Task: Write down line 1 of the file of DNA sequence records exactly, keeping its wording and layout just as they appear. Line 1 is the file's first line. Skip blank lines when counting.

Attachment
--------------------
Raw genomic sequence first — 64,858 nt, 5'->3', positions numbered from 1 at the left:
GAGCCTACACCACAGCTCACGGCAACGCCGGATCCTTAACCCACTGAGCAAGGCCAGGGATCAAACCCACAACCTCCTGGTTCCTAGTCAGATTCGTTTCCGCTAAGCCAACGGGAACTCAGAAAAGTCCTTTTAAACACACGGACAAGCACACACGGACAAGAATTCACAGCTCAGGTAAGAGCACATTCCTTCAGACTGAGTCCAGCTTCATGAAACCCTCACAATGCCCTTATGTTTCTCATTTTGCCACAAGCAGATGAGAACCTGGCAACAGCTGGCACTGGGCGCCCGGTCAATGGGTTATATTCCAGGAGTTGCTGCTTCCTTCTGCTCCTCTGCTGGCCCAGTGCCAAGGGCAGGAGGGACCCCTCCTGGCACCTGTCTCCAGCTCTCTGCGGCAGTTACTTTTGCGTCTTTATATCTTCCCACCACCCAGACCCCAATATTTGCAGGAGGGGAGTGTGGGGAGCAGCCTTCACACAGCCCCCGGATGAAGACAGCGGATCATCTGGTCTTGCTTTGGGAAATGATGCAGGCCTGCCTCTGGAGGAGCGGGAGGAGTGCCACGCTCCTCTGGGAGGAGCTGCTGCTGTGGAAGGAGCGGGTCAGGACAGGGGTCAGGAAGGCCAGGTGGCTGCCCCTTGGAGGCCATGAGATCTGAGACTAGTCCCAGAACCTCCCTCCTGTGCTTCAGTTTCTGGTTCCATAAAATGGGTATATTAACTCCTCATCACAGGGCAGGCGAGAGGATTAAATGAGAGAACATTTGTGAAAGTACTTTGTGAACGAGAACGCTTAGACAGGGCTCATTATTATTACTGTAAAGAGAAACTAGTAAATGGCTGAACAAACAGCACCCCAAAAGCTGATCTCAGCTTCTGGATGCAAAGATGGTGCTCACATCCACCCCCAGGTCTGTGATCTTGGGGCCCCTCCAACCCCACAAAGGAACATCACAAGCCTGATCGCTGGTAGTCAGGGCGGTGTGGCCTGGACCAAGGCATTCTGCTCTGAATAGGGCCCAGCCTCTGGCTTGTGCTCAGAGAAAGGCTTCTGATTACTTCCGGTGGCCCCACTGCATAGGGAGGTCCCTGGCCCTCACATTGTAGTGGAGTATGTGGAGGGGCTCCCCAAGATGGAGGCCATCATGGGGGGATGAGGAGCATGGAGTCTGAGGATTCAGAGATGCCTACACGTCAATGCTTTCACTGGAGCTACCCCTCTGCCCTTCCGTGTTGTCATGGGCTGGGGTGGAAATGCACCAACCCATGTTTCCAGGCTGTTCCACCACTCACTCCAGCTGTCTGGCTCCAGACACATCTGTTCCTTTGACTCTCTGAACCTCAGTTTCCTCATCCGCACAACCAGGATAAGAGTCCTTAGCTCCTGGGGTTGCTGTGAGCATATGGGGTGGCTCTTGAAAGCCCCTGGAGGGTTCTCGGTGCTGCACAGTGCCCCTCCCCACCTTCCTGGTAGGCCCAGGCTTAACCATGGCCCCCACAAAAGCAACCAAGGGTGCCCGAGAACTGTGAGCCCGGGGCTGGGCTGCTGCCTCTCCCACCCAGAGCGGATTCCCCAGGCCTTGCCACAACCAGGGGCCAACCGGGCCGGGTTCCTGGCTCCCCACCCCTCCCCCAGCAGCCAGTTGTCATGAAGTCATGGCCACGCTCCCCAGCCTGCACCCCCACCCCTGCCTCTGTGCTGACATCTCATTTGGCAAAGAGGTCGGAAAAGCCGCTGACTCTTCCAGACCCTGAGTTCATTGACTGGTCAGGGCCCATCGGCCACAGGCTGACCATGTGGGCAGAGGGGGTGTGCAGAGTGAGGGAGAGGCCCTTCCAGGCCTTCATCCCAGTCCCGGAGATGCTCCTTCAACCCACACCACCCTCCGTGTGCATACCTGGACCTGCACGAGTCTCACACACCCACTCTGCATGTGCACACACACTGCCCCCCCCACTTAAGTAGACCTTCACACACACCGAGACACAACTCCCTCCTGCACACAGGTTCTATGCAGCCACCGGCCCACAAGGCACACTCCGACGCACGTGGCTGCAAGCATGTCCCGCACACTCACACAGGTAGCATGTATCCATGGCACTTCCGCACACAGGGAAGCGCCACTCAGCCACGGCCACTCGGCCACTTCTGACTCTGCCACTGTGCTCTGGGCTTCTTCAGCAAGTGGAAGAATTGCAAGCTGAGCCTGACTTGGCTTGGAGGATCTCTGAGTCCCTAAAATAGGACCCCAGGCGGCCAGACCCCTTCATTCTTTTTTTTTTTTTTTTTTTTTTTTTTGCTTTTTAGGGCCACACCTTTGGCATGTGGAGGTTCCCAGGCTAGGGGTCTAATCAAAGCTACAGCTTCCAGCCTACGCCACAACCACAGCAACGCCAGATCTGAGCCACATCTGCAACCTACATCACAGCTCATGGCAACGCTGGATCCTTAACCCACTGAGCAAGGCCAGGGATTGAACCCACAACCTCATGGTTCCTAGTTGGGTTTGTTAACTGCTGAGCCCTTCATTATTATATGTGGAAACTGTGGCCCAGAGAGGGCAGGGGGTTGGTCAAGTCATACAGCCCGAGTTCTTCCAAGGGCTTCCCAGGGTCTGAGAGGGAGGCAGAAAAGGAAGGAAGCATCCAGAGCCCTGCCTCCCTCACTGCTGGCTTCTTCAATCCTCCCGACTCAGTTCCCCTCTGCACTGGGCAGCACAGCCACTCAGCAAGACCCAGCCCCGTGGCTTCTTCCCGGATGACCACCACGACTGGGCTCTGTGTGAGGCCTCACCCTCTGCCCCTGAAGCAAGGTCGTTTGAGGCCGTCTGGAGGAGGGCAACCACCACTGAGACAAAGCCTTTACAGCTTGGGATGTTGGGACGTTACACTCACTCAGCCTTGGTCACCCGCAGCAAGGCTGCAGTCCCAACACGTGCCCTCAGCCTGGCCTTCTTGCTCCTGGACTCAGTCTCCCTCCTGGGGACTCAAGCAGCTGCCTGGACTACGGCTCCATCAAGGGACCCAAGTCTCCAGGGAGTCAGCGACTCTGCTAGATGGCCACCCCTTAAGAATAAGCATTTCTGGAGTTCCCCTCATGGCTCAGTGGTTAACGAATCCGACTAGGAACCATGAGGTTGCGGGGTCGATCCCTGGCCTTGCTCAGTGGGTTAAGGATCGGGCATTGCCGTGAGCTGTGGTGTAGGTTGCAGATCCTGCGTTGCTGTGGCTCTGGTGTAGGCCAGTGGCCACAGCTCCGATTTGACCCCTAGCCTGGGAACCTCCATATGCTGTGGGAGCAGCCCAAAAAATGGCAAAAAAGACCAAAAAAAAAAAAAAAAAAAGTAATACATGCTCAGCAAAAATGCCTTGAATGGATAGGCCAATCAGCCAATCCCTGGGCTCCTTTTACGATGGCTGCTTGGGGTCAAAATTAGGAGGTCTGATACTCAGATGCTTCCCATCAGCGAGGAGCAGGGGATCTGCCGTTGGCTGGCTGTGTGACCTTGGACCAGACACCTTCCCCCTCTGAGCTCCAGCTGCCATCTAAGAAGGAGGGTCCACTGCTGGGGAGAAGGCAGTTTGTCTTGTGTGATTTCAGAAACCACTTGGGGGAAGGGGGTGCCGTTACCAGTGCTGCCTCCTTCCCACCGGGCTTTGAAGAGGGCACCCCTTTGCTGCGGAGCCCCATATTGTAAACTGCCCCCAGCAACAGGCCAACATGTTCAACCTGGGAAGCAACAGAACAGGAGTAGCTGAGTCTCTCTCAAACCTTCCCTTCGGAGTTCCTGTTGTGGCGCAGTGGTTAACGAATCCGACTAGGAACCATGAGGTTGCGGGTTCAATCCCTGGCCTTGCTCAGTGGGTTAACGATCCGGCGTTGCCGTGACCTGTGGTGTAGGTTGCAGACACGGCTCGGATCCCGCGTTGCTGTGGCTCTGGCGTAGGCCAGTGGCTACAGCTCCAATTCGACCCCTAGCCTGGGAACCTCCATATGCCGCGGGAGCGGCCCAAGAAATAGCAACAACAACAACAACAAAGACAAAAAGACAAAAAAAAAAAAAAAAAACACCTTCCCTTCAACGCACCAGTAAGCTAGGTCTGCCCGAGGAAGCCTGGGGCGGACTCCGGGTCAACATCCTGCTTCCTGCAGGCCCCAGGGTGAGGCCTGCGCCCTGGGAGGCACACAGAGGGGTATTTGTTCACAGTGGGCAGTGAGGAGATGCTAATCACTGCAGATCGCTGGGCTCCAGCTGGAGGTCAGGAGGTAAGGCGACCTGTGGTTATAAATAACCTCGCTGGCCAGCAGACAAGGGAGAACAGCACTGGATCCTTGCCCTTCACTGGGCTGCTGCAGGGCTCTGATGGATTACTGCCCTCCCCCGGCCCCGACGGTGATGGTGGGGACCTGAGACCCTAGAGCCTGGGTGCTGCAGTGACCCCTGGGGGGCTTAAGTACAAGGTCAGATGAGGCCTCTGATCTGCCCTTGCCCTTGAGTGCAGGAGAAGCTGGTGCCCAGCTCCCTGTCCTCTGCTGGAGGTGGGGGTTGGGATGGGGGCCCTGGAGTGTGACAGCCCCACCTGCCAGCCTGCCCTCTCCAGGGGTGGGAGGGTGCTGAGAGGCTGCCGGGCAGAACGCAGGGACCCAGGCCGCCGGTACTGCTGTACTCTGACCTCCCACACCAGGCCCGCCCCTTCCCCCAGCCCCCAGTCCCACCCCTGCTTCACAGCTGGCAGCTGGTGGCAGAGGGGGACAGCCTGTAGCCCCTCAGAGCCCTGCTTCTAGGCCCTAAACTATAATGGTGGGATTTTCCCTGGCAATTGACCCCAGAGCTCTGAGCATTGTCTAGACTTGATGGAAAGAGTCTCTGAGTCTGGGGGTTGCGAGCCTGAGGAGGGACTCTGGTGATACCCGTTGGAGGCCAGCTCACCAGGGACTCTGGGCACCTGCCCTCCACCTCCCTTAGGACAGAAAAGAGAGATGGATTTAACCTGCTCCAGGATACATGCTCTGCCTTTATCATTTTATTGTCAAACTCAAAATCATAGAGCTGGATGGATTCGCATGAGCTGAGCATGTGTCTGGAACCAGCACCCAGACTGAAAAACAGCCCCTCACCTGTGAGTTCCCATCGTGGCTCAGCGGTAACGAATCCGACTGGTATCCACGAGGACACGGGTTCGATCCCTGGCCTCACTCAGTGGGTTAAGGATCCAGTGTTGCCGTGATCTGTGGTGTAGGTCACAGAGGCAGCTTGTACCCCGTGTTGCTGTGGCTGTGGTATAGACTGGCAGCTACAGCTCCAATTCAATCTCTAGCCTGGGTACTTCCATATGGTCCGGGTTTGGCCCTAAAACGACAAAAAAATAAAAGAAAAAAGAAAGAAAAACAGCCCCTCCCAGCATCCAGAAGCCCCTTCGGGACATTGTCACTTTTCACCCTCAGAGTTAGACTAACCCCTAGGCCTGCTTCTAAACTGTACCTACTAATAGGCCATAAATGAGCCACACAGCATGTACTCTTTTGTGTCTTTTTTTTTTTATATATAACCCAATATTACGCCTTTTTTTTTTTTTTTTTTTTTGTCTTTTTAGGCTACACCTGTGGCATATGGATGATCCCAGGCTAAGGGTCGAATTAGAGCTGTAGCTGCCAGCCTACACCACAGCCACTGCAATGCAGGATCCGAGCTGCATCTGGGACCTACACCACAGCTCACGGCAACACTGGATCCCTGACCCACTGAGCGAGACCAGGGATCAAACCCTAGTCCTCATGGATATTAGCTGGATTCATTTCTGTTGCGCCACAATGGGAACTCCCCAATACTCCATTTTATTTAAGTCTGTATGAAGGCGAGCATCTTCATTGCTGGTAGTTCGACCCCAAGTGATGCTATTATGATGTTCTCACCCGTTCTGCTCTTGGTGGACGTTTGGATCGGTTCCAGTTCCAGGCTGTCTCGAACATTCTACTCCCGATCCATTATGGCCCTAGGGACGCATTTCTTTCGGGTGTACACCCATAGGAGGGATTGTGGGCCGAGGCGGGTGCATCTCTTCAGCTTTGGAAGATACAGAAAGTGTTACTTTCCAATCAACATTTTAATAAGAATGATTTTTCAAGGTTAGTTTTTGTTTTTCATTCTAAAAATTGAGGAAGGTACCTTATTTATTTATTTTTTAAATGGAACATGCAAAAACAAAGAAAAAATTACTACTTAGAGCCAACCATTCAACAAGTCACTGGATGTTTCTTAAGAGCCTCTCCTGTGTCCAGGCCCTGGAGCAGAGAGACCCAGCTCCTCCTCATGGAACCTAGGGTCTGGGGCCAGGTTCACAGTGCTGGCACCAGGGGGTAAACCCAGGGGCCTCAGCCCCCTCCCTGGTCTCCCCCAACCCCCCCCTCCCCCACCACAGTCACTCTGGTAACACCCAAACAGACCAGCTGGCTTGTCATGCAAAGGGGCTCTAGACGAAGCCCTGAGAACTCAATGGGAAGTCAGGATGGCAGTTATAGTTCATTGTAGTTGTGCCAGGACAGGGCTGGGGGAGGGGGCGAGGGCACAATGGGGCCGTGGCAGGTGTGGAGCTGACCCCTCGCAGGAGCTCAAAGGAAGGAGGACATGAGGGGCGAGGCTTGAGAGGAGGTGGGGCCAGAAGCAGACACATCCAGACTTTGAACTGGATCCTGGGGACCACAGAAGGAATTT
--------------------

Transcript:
Raw genomic sequence first — 64,858 nt, 5'->3', positions numbered from 1 at the left: